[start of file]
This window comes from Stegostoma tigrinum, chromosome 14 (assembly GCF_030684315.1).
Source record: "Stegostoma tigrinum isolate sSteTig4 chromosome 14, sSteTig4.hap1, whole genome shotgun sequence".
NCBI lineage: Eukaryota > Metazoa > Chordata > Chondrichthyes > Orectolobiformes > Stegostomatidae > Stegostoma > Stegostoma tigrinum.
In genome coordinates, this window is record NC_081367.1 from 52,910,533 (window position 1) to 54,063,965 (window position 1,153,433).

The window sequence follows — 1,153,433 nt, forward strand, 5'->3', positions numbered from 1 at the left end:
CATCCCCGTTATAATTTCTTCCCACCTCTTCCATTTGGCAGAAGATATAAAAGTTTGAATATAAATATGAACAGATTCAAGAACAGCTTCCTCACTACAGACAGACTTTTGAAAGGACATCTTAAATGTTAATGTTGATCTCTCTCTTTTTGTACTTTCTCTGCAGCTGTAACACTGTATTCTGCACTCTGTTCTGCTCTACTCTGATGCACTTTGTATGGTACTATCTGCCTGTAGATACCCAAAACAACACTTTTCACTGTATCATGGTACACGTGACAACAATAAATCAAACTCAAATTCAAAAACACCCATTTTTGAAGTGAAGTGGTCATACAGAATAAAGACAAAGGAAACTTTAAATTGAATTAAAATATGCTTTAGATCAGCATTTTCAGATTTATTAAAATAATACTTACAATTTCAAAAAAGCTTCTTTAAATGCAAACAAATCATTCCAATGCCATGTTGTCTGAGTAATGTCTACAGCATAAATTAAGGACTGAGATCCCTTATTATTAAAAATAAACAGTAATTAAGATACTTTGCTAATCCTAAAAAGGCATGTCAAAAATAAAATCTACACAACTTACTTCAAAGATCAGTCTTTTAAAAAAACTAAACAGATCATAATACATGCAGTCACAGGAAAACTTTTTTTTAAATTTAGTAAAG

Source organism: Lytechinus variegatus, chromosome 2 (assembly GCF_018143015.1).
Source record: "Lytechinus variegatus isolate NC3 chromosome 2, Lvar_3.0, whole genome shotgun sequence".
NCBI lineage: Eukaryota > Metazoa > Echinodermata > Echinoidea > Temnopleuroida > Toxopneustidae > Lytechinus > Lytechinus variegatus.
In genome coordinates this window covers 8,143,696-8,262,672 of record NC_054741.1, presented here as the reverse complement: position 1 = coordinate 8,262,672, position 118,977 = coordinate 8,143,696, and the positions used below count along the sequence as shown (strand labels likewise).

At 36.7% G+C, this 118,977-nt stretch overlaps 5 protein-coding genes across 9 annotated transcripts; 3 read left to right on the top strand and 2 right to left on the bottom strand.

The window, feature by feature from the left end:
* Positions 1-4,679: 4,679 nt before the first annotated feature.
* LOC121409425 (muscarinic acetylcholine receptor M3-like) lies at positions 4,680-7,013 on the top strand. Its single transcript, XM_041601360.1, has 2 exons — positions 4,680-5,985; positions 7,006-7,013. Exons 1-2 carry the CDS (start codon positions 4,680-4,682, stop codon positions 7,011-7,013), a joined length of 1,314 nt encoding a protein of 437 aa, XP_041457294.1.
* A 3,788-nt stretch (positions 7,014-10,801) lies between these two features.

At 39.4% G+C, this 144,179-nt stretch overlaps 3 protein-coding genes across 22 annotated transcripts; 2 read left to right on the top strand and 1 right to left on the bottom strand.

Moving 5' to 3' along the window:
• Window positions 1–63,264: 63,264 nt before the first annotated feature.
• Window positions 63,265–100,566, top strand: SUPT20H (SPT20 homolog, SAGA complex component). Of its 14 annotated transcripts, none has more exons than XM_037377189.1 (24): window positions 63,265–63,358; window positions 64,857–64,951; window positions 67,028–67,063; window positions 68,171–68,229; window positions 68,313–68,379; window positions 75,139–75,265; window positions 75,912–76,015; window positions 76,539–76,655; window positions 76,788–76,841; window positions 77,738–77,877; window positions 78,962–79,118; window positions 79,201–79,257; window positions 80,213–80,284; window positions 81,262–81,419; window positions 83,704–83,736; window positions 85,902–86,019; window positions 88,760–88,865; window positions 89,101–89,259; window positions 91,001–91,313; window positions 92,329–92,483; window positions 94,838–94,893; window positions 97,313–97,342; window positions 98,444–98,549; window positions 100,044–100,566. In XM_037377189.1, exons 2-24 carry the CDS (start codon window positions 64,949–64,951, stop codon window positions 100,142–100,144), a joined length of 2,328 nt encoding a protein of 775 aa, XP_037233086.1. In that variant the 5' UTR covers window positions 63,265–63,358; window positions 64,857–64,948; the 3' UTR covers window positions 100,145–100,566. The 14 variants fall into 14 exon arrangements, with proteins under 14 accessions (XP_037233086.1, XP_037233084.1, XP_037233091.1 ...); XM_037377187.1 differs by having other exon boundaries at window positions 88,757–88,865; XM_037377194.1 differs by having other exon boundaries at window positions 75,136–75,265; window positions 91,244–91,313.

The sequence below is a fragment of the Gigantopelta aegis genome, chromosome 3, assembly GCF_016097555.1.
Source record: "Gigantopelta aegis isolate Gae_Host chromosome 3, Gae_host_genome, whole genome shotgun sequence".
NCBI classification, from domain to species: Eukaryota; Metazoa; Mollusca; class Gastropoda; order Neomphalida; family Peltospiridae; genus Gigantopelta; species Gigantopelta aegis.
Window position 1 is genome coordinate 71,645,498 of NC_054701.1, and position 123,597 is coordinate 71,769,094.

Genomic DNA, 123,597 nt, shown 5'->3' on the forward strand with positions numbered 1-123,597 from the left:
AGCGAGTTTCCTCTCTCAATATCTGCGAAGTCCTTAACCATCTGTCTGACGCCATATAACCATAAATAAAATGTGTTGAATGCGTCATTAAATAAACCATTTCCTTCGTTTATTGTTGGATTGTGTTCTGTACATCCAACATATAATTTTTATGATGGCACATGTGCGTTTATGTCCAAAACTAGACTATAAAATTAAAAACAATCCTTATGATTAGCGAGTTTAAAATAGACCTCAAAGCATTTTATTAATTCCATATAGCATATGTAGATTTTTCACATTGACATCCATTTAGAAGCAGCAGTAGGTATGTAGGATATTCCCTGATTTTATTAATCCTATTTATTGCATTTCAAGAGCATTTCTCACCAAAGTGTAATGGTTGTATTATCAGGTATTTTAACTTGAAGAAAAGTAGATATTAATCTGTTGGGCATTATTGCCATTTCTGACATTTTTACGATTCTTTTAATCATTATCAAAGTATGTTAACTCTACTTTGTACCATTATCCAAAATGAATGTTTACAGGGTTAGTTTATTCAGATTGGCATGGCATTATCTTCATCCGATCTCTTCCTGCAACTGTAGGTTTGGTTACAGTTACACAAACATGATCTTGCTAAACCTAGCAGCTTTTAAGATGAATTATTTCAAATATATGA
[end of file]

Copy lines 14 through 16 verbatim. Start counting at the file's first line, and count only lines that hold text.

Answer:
* LOC121409425 (muscarinic acetylcholine receptor M3-like) lies at positions 4,680-7,013 on the top strand. Its single transcript, XM_041601360.1, has 2 exons — positions 4,680-5,985; positions 7,006-7,013. Exons 1-2 carry the CDS (start codon positions 4,680-4,682, stop codon positions 7,011-7,013), a joined length of 1,314 nt encoding a protein of 437 aa, XP_041457294.1.
* A 3,788-nt stretch (positions 7,014-10,801) lies between these two features.

At 39.4% G+C, this 144,179-nt stretch overlaps 3 protein-coding genes across 22 annotated transcripts; 2 read left to right on the top strand and 1 right to left on the bottom strand.